For years, Mr. Stoll’s routine started on Sundays when he would download the college box scores and organize the data. He’d spend two days working with his models and angles and another one writing a blurb on every upcoming game. When his clients received his recommended bets on Thursdays, they would have 48 hours to bet at their leisure.
But in 2005, Mr. Stoll noticed that a few minutes after he sent his advice, the lines on those games would shift slightly. The moves were not big enough to cause a stir, but they did get the phone ringing. One day the principal of a major sports betting syndicate called to offer him a job.
While the line moves were flattering at first, they quickly became a problem. By the beginning of the 2006 college football season, within 30 seconds of the moment he pressed “send” on his Thursday picks, one online sports book would adjust the odds to make his recommendations less likely to pay off. Seconds after that, every other major casino in the world would fall into line. The bookmakers had clearly subscribed, he says, and were trying to change the lines before his clients could make bets. (Representatives for three of the most influential online casinos declined to comment.)
When a stock analyst moves the market with a recommendation, investors who get in early can make money on it regardless of its merits. “It’s just the opposite in my business,” Mr. Stoll says. When he makes picks, it’s as if brokers and traders collude to drive down the price.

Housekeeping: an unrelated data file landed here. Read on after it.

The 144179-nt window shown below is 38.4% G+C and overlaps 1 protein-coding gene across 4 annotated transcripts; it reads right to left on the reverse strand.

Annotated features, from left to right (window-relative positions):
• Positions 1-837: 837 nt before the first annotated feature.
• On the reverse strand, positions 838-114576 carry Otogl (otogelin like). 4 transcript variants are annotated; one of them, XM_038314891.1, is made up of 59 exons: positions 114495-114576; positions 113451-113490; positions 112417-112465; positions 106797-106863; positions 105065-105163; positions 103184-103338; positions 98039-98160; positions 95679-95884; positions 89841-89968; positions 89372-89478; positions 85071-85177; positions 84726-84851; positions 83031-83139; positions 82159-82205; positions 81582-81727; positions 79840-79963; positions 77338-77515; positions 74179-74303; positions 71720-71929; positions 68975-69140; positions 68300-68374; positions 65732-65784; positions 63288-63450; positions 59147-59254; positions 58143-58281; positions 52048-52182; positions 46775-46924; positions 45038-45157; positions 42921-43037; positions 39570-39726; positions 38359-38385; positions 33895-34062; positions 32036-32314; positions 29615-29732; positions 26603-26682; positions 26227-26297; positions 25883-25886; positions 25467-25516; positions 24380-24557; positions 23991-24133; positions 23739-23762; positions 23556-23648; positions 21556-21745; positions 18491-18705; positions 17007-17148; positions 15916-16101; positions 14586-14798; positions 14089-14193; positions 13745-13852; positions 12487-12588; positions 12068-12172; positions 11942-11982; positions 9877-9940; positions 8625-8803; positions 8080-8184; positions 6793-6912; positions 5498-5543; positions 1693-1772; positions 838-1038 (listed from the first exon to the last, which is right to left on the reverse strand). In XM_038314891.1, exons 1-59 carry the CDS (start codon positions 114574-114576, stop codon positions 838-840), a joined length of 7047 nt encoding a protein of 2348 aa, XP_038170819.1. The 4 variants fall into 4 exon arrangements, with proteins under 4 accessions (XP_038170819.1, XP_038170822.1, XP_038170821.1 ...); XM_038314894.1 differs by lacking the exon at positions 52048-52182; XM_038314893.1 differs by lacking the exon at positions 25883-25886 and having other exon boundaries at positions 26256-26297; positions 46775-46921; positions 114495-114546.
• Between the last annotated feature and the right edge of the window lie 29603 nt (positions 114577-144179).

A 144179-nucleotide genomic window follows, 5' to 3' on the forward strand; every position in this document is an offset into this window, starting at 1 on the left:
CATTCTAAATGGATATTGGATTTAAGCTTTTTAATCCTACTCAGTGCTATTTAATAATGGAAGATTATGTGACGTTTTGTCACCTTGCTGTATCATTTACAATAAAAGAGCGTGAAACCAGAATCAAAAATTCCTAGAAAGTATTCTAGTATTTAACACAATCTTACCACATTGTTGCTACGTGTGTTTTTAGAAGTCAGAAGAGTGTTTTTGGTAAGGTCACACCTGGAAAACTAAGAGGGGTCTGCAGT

As his customers started to complain, Mr. Stoll fought back. Rather than bundling his “best bets” into one Thursday email, he split them into groups of two and staggered them every two minutes. When this didn’t work he sent them one at a time every three minutes — only to discover that clients with slow email servers were getting them too late. Finally, he set up a private Web page where he can reveal the picks to everyone at once. Lately there’s a new problem: People are posting his picks on free Internet forums. Some days, Mr. Stoll says, “I want to be anonymous again.”
Point Spread’s Origins
If modern sports gambling has a spiritual father, it’s a Chicago bookmaker named Charles McNeil.
When Mr. McNeil quit his job as a securities analyst to devote himself to gambling in the 1930s, its conventions were very different. Bets on a sport like football were based on “straight” odds: If Army was favored to beat Navy, for instance, the game might be offered at 7 to 1. The problem: If the game wasn’t expected to be close, it was difficult to find anyone willing to bet on the favorite.
For bookmakers, this was bad news. When taking bets, the only safe strategy is to balance the wagering — to make sure your liability is the same no matter what happens in the game. By splitting all the bets and factoring in a small commission, or “juice,” a bookie will always profit.
Mr. McNeil’s solution was to switch the focus from which team would win to something less predictable: the final scoring margin, or point spread. Rather than favoring Army at 7 to 1, bookmakers would set the spread at a logical number — say 10 points. If Army “covered” the spread, or beat Navy by more than 10, Army bettors would win. If Army failed to win by 10, or lost, Navy bettors would collect.